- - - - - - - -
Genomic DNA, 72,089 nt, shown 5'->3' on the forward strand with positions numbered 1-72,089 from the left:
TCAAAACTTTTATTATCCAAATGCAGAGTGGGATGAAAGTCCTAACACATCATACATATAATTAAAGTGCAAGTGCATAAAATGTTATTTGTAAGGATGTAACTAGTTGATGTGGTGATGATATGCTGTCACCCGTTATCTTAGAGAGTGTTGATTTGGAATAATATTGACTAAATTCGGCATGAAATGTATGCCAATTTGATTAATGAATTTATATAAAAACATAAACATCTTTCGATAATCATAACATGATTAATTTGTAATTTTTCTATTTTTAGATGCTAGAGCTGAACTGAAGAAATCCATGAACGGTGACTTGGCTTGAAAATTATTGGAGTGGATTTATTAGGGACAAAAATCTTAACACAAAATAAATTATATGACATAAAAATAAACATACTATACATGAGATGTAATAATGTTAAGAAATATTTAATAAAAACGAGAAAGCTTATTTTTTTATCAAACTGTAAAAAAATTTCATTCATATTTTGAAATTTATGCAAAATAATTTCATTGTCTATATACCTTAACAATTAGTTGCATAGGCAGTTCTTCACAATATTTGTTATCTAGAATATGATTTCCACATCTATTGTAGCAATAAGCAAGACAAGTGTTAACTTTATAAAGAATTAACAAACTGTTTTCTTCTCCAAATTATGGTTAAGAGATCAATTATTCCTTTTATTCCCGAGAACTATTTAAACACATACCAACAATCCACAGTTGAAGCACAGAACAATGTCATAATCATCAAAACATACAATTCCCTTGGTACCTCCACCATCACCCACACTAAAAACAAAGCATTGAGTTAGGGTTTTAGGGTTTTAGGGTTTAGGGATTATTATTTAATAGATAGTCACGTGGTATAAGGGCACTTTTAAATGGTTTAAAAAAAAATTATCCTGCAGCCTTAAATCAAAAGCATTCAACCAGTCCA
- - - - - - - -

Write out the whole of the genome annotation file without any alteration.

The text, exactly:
Genomic DNA, 72,089 nt, shown 5'->3' on the forward strand with positions numbered 1-72,089 from the left:
TCAAAACTTTTATTATCCAAATGCAGAGTGGGATGAAAGTCCTAACACATCATACATATAATTAAAGTGCAAGTGCATAAAATGTTATTTGTAAGGATGTAACTAGTTGATGTGGTGATGATATGCTGTCACCCGTTATCTTAGAGAGTGTTGATTTGGAATAATATTGACTAAATTCGGCATGAAATGTATGCCAATTTGATTAATGAATTTATATAAAAACATAAACATCTTTCGATAATCATAACATGATTAATTTGTAATTTTTCTATTTTTAGATGCTAGAGCTGAACTGAAGAAATCCATGAACGGTGACTTGGCTTGAAAATTATTGGAGTGGATTTATTAGGGACAAAAATCTTAACACAAAATAAATTATATGACATAAAAATAAACATACTATACATGAGATGTAATAATGTTAAGAAATATTTAATAAAAACGAGAAAGCTTATTTTTTTATCAAACTGTAAAAAAATTTCATTCATATTTTGAAATTTATGCAAAATAATTTCATTGTCTATATACCTTAACAATTAGTTGCATAGGCAGTTCTTCACAATATTTGTTATCTAGAATATGATTTCCACATCTATTGTAGCAATAAGCAAGACAAGTGTTAACTTTATAAAGAATTAACAAACTGTTTTCTTCTCCAAATTATGGTTAAGAGATCAATTATTCCTTTTATTCCCGAGAACTATTTAAACACATACCAACAATCCACAGTTGAAGCACAGAACAATGTCATAATCATCAAAACATACAATTCCCTTGGTACCTCCACCATCACCCACACTAAAAACAAAGCATTGAGTTAGGGTTTTAGGGTTTTAGGGTTTAGGGATTATTATTTAATAGATAGTCACGTGGTATAAGGGCACTTTTAAATGGTTTAAAAAAAAATTATCCTGCAGCCTTAAATCAAAAGCATTCAACCAGTCCA